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Project Description

Metronome which does all you’d expect from a metronome, and has a unique double/half tempo feature! An iconic metronome.


pip install metronomiconic

It requires python3+ to run.

Do you know Victor Wooten?

In one of his videos on working with metronome, this incredible musician showed an exercise to build one’s rhythm feel: you play a groove/a phrase to a comfortable click tempo, say 120 bpm. Then, when you feel you’re in the pocket, you drop the tempo 2 times, but play the same. You just end up with less clicks to hear. When you’re confident you’ve caught the pulse, you drop it once again. In the end, you’re playing the same fast groove in 120 bpm, supported by only 1 click per 2 or even 4 bars. Isn’t that an incredible exercise?

But here’s the problem: when practicing, you need to stop and adjust your metronome tempo carefully for a few seconds, effectively losing the pocket and feel. With metronomiconic it only takes one keypress.

Please read further.


Install it.

Create a directory under your home directory called .metronomiconic. Place there two or three sound files (bar.wav, beat.wav, division.wav which can be omitted, and if it is, you will be unable to hear subdivision notes).

A collection of default click sounds from popular DAWs can be found here. The reason I do not include them in distribution in simple: they are not free, and the free ones I’ve heard… well I don’t like them.

You’re ready to go. Type metronomic in your favorite terminal emulator.

Press space bar to stop or start. Use arrow keys and arrow keys with shift to change tempo. Use digits, alt+up and alt+down to change time signature (1 to 9 for beat count and 1,2,4,8,16 for beat length are supported). Tempo is measured with quarter notes.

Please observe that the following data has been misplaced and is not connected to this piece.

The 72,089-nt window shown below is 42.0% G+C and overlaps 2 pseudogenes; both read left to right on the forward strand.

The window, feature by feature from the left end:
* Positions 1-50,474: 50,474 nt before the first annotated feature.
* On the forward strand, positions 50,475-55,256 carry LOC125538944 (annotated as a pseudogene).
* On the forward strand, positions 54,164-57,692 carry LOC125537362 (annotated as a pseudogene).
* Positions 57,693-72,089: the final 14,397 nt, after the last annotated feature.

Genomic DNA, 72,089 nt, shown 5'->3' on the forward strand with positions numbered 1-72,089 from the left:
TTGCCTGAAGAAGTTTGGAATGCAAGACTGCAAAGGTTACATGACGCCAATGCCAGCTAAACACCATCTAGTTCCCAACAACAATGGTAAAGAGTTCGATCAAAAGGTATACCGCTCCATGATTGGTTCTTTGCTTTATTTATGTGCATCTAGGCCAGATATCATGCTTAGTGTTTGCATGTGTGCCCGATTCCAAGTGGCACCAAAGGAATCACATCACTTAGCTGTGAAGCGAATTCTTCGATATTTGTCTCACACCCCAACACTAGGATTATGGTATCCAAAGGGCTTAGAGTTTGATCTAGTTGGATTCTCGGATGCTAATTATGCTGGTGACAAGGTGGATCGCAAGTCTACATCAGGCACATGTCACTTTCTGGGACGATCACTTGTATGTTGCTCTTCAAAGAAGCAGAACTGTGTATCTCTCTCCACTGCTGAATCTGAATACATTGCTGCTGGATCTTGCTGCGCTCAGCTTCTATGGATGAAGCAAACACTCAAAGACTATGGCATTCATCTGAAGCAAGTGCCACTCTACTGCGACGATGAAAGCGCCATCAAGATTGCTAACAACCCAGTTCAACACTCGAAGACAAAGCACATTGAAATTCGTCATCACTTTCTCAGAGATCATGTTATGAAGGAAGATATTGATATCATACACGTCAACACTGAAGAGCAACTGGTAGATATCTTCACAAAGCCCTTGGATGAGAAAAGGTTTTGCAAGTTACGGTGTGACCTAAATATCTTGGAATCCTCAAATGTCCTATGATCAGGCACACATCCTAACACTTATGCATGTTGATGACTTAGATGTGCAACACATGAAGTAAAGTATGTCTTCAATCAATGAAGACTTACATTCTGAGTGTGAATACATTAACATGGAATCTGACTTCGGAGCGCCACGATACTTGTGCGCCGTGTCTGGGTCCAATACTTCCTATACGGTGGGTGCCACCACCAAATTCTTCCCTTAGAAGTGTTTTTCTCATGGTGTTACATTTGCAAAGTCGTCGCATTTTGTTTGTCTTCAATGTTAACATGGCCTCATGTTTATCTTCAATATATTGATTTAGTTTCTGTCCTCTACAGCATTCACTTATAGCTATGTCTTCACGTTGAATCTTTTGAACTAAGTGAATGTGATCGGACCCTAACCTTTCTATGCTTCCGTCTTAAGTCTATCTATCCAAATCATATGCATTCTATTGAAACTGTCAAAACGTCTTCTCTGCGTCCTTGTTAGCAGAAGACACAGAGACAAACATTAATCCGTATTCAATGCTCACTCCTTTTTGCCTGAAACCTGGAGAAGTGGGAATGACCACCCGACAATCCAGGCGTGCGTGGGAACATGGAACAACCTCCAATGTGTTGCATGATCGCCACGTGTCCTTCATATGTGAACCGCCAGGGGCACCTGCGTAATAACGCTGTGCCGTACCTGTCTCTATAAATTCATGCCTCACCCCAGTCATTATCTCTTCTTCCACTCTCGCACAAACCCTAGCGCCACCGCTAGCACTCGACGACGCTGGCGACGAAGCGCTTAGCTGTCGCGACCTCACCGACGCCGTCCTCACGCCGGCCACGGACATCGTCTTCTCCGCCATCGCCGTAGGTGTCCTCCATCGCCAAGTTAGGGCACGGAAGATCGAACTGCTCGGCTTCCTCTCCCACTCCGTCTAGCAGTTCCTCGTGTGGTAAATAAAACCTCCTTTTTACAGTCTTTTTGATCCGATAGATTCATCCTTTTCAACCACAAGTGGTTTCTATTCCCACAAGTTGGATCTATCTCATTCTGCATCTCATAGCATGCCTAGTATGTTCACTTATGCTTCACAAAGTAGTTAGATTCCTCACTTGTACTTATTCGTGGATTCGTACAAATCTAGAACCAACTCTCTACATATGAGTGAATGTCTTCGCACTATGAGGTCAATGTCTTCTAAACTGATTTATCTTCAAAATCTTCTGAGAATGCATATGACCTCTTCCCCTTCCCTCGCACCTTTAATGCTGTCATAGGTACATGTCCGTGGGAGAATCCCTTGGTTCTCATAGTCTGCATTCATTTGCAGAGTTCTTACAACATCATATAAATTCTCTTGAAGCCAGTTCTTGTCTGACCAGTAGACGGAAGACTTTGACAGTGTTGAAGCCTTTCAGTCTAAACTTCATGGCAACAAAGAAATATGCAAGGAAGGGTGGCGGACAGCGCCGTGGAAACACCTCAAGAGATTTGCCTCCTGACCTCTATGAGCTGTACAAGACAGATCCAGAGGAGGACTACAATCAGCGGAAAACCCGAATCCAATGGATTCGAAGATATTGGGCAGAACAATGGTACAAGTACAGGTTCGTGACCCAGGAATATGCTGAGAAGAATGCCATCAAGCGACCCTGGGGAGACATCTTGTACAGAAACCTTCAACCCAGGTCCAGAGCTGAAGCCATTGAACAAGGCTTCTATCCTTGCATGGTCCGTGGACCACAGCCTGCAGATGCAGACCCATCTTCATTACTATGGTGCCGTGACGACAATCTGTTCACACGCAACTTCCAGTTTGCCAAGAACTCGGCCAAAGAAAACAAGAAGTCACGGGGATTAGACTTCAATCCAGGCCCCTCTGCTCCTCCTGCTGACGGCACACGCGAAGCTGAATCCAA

Press p to stop/start play subdivisions. Press t, q or s to switch triplet, quintuplet or septuplet subdivision mode starting with the next bar (normally, every beat is subdivisioned in sixteenth notes).

And now for the most cool part: doubling and halfing the tempo.

Press u or d to double or half the tempo from the next bar.


I’m a learning bass player, and I couldn’t get why I can’t find a metronome that would do this half/double thing for me, so I had to come up with my own. The ‘learning functions’, as I call them, that include half/double and tri-, quintu- and septuplet modes work from the next bar played. All the other changes take place immediately.

I’ve tested metronome’s accuracy for a little while, but so far I can say it’s pretty accurate, compared with a few hardware, DAW and online metronomes.

Do not look in the code! It’s very messy and unmaintainable, and there is at least one very dirty hack.

Released under MIT license.

Release History

Release History


This version

History Node

TODO: Figure out how to actually get changelog content.

Changelog content for this version goes here.

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Download Files

Download Files

TODO: Brief introduction on what you do with files - including link to relevant help section.

File Name & Checksum SHA256 Checksum Help Version File Type Upload Date
metronomiconic-0.0.2.tar.gz (5.8 kB) Copy SHA256 Checksum SHA256 Source Mar 9, 2016

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